In larger cities and centers such as High Point, Las Vegas, Dallas and Atlanta, art buyers will find rep firms that carry the lines of many vendors selling products for the design trade. Some of these rep firms may have showrooms in multiple locations and as such may have contacts with a wide variety of potential art buyers, both designers interested in individual sales and volume buyers who source art, picture frame molding, matboards, glass and other materials to assemble artwork for final sales to big-box retailers.
In some locations, such as High Point and Las Vegas, you’ll find art publishers whose business is selling directly to the trade. While such buyers aren’t well-known outside the industry, they’re responsible for merchandising millions of dollars in art annually.
In these design centers, in addition to rep firms that handle art and art publishers that sell to the trade, there are some other vendors that also strictly sell art only to the trade. These particular vendors consider themselves to be in the “picture business.” (This understandably isn’t how some artists want to have their work considered. If use of this terminology is a concern for you, you can always choose pass on attempting to work or prospect to such firms.)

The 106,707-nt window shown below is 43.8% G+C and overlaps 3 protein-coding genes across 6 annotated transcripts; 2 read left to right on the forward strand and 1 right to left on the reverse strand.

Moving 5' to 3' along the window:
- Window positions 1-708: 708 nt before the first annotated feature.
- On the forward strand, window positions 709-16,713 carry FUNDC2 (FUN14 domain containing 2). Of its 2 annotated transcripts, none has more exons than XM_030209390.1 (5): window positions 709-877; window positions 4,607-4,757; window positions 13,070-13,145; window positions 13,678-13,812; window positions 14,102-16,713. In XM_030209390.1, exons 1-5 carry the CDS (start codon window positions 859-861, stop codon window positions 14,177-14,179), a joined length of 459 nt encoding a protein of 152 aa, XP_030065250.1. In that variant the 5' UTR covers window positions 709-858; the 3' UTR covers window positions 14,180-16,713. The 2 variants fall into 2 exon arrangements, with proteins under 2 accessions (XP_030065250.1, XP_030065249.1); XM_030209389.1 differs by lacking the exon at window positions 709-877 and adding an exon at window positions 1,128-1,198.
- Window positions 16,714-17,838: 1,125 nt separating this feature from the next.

Because art is complementary to virtually every other type of item sold in a design center and is displayed on walls that might otherwise go unused, the vendors in the “picture business” market art to companies who, in addition to art, sell other products such as furnishings, beds and the like. These other companies use art in both retail and wholesale locations to make their display vignettes more complete and appealing and then sell it as an easy add-on.
The purpose of this blog is to share my knowledge of the tools, tips and techniques artists can use to help them learn how to sell more work. I am the son of a fine artist, and worked for nearly 20 years directly on marketing and advertising with some of the world’s most successful artists and publishers.
Since 2005, I have devoted my time in creating an extensive body of invaluable, free art marketing and art business information as evidenced by the more than 500 posts you can read on this blog, and the four other art marketing books I have published. Or, check out the dozens of free, art business and art marketing instructional broadcasts I have presented with Jason Horejs.